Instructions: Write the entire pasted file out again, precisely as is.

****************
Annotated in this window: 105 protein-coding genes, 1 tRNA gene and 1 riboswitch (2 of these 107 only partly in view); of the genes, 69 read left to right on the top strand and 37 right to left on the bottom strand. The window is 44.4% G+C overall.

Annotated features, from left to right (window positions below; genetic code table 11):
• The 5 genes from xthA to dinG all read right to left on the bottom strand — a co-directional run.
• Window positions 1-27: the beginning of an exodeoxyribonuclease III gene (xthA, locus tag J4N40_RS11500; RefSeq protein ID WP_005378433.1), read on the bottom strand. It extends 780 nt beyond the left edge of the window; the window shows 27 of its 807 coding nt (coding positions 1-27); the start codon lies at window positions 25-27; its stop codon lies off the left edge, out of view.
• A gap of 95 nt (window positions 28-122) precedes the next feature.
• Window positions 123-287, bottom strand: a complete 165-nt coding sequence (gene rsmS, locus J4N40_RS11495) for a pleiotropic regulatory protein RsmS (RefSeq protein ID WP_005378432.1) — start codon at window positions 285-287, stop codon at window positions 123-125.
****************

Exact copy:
Annotated in this window: 105 protein-coding genes, 1 tRNA gene and 1 riboswitch (2 of these 107 only partly in view); of the genes, 69 read left to right on the top strand and 37 right to left on the bottom strand. The window is 44.4% G+C overall.

Annotated features, from left to right (window positions below; genetic code table 11):
• The 5 genes from xthA to dinG all read right to left on the bottom strand — a co-directional run.
• Window positions 1-27: the beginning of an exodeoxyribonuclease III gene (xthA, locus tag J4N40_RS11500; RefSeq protein ID WP_005378433.1), read on the bottom strand. It extends 780 nt beyond the left edge of the window; the window shows 27 of its 807 coding nt (coding positions 1-27); the start codon lies at window positions 25-27; its stop codon lies off the left edge, out of view.
• A gap of 95 nt (window positions 28-122) precedes the next feature.
• Window positions 123-287, bottom strand: a complete 165-nt coding sequence (gene rsmS, locus J4N40_RS11495) for a pleiotropic regulatory protein RsmS (RefSeq protein ID WP_005378432.1) — start codon at window positions 285-287, stop codon at window positions 123-125.